Recognising this challenge, one that is not unique to Aceh, this year GAR launched a new supplier support programme, KSATRIA Sawit. This programme pairs supplier mills with traceability specialist KOLTIVA. KOLTIVA has already helped GAR map more than 11,000 independent smallholders within our owned mill supply chain, helping us to achieve 100 percent traceability to plantation for our owned mills at the end of 2017.

GAR and KOLTIVA conducted the first workshop for Singkil and other suppliers in June 2019. Programme details can be found in the link.

KOLTIVA has confirmed the PT SSN has commenced work and hired four (4) field agents who are assisting two dealer registering an estimated 600 farmers. So far 137 farmers have been registered.

Critically, traceability feeds in and enables supply chain monitoring. Therefore, despite the challenges faced by our supplier mills, GAR maintains the target of achieving 85 percent TTP by end of 2019 and 100 percent TTP by end of 2020.

Partnering with local stakeholders to monitor and protect forests at the landscape level
GAR is participating in an Earthworm Foundation-led initiative to build a stakeholder consensus on how to bring sustainable development and sustainable land-use to the Singkil landscape. Under the Areas for Priority Transformations (APT) programme, Earthworm has successfully reached out to community-, private- and public-sector stakeholders.

Twenty mills and plantation companies, various local government agencies, GAR and other buyers convened on 25 September 2019 to discuss the transformation of the local palm oil industry. The programme calls for companies to adopt the Indonesian Sustainable Palm Oil standard thereby establishing basic legality and sustainability in accordance with national laws and regulations.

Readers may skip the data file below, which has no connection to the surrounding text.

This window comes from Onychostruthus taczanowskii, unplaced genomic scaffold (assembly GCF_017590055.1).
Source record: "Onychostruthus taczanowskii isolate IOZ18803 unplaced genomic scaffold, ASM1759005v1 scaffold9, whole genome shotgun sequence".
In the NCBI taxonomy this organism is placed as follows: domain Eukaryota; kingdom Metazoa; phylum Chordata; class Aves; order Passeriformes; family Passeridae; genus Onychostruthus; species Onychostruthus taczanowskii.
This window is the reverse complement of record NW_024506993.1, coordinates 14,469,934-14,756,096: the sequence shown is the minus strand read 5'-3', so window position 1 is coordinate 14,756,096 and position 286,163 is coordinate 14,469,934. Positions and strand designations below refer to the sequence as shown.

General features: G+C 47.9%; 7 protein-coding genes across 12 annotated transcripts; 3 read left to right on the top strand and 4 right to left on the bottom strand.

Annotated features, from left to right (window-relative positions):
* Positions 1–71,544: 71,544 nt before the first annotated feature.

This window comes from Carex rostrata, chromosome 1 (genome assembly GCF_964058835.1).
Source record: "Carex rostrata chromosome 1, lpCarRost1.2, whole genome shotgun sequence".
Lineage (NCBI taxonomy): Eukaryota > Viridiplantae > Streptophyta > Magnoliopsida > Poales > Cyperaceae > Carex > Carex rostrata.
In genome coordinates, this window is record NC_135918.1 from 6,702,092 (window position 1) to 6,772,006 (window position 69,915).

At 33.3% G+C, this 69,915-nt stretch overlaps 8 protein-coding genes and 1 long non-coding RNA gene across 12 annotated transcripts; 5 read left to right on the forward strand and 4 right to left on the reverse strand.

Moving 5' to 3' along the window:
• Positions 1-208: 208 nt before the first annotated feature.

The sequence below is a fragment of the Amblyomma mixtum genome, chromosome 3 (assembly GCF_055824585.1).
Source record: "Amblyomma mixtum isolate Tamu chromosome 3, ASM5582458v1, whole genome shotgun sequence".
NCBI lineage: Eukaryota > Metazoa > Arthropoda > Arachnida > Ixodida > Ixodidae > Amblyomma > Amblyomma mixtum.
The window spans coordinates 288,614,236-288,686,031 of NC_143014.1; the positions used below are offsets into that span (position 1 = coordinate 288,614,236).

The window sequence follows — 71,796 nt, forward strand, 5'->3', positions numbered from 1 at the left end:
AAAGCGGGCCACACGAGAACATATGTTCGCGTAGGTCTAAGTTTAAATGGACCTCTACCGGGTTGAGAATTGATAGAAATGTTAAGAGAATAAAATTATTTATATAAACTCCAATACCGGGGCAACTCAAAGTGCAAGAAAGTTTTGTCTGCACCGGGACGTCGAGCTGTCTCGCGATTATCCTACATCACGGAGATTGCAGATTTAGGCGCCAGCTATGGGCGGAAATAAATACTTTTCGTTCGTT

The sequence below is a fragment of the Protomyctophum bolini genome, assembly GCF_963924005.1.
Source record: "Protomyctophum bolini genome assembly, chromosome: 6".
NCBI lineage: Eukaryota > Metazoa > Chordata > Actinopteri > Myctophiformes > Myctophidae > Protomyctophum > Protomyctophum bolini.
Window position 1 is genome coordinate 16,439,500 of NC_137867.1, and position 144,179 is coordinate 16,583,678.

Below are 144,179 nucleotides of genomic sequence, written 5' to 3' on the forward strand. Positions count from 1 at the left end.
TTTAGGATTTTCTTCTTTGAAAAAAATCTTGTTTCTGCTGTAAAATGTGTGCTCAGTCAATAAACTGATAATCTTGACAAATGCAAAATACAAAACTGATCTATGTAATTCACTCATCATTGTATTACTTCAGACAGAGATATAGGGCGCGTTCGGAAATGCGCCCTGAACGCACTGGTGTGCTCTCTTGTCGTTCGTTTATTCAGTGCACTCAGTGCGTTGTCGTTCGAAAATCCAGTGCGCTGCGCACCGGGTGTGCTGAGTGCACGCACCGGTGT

Like with traceability, GAR and Earthworm will help companies to identify capacity weaknesses in order to design specific interventions and accelerate the transformation process.


About Golden Agri-Resources Ltd (GAR)
GAR is one of the leading palm oil plantation companies with a total planted area of 499,235 hectares (including plasma smallholders) as at 30 June 2019, located in Indonesia. It has integrated operations focused on the production of palm-based edible oil and fat.

Founded in 1996, GAR was listed on the Singapore Exchange in 1999 and has a market capitalisation of US$2.7 billion as at 30 June 2019. Flambo International Limited, an

investment company, is currently GAR’s largest shareholder, with a 50.35 percent stake. GAR has several subsidiaries, including PT SMART Tbk which was listed on the Indonesia Stock Exchange in 1992.

GAR is focused on responsible palm oil production. In Indonesia, its primary activities include cultivating and harvesting of oil palm trees; processing of fresh fruit bunch into crude palm oil (CPO) and palm kernel; refining CPO into value-added products such as cooking oil, margarine, shortening, biodiesel and oleo-chemicals; as well as merchandising palm products throughout the world. It also has operations in China and India including a deep-sea port, oilseeds crushing plant, production capabilities for refined edible oil products as well as other food products such as noodles.

For further enquiries, please contact:
Wulan Suling
[email protected]